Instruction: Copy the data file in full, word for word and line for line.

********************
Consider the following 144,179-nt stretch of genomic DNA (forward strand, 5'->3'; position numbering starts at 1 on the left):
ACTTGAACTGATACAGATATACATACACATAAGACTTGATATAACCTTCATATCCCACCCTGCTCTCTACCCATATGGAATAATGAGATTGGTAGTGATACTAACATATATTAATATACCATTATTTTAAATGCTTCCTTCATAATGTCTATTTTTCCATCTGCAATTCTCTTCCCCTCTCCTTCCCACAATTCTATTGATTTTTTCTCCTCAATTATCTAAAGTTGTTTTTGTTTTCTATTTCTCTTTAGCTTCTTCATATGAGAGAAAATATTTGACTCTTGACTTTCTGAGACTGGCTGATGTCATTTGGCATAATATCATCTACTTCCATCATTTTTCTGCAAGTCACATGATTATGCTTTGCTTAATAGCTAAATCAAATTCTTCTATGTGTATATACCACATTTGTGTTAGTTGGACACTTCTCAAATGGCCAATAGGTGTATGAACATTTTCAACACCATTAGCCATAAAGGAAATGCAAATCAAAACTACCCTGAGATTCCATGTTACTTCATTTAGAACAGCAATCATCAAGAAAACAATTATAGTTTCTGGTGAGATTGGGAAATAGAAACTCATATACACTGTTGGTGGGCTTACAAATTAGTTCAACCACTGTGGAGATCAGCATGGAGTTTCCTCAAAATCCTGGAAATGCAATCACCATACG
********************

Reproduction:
Consider the following 144,179-nt stretch of genomic DNA (forward strand, 5'->3'; position numbering starts at 1 on the left):
ACTTGAACTGATACAGATATACATACACATAAGACTTGATATAACCTTCATATCCCACCCTGCTCTCTACCCATATGGAATAATGAGATTGGTAGTGATACTAACATATATTAATATACCATTATTTTAAATGCTTCCTTCATAATGTCTATTTTTCCATCTGCAATTCTCTTCCCCTCTCCTTCCCACAATTCTATTGATTTTTTCTCCTCAATTATCTAAAGTTGTTTTTGTTTTCTATTTCTCTTTAGCTTCTTCATATGAGAGAAAATATTTGACTCTTGACTTTCTGAGACTGGCTGATGTCATTTGGCATAATATCATCTACTTCCATCATTTTTCTGCAAGTCACATGATTATGCTTTGCTTAATAGCTAAATCAAATTCTTCTATGTGTATATACCACATTTGTGTTAGTTGGACACTTCTCAAATGGCCAATAGGTGTATGAACATTTTCAACACCATTAGCCATAAAGGAAATGCAAATCAAAACTACCCTGAGATTCCATGTTACTTCATTTAGAACAGCAATCATCAAGAAAACAATTATAGTTTCTGGTGAGATTGGGAAATAGAAACTCATATACACTGTTGGTGGGCTTACAAATTAGTTCAACCACTGTGGAGATCAGCATGGAGTTTCCTCAAAATCCTGGAAATGCAATCACCATACG